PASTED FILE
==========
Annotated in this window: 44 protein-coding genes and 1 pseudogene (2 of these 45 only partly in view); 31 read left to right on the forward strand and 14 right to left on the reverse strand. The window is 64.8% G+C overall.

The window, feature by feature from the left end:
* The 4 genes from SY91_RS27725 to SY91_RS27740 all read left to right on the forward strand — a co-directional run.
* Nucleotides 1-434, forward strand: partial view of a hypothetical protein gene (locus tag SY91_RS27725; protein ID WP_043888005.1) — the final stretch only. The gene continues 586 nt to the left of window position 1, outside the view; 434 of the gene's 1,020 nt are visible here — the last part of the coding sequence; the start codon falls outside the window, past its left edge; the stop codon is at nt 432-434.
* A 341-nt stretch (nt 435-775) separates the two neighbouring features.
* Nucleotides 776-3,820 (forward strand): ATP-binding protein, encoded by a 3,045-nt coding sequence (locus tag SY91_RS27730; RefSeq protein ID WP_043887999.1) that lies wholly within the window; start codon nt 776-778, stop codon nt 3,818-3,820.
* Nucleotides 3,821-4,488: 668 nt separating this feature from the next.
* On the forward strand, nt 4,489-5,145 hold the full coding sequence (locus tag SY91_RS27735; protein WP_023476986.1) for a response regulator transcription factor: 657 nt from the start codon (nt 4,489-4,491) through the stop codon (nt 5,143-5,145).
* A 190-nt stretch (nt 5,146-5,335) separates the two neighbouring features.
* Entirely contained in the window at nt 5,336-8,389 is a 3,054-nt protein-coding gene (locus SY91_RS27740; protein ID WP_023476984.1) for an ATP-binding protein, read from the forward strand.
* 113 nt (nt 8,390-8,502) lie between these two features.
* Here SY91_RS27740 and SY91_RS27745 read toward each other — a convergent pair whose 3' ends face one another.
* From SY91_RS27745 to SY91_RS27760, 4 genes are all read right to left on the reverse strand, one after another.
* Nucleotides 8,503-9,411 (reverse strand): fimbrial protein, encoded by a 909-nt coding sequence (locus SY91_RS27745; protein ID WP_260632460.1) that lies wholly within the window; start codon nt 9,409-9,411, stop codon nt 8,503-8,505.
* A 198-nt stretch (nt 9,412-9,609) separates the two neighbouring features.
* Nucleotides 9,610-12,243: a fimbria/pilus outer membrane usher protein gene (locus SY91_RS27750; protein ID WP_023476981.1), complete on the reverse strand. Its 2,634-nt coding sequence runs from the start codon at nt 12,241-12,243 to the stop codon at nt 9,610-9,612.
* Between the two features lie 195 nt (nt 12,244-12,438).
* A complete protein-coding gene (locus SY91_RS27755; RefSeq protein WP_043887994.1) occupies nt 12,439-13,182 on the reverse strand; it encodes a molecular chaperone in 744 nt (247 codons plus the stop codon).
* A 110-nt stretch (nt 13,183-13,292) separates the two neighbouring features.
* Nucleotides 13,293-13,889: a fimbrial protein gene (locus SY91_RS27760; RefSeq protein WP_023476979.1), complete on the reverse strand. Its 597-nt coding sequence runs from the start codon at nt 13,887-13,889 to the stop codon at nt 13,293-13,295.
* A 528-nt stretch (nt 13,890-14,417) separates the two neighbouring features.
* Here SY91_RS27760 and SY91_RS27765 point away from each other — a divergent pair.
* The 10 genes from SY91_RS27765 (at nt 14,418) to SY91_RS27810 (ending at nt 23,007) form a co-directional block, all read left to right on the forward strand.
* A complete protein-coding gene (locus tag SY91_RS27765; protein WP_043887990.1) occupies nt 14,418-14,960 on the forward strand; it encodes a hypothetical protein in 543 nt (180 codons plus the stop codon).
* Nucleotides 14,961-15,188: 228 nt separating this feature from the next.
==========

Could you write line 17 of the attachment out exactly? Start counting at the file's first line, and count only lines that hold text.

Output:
* Between the two features lie 195 nt (nt 12,244-12,438).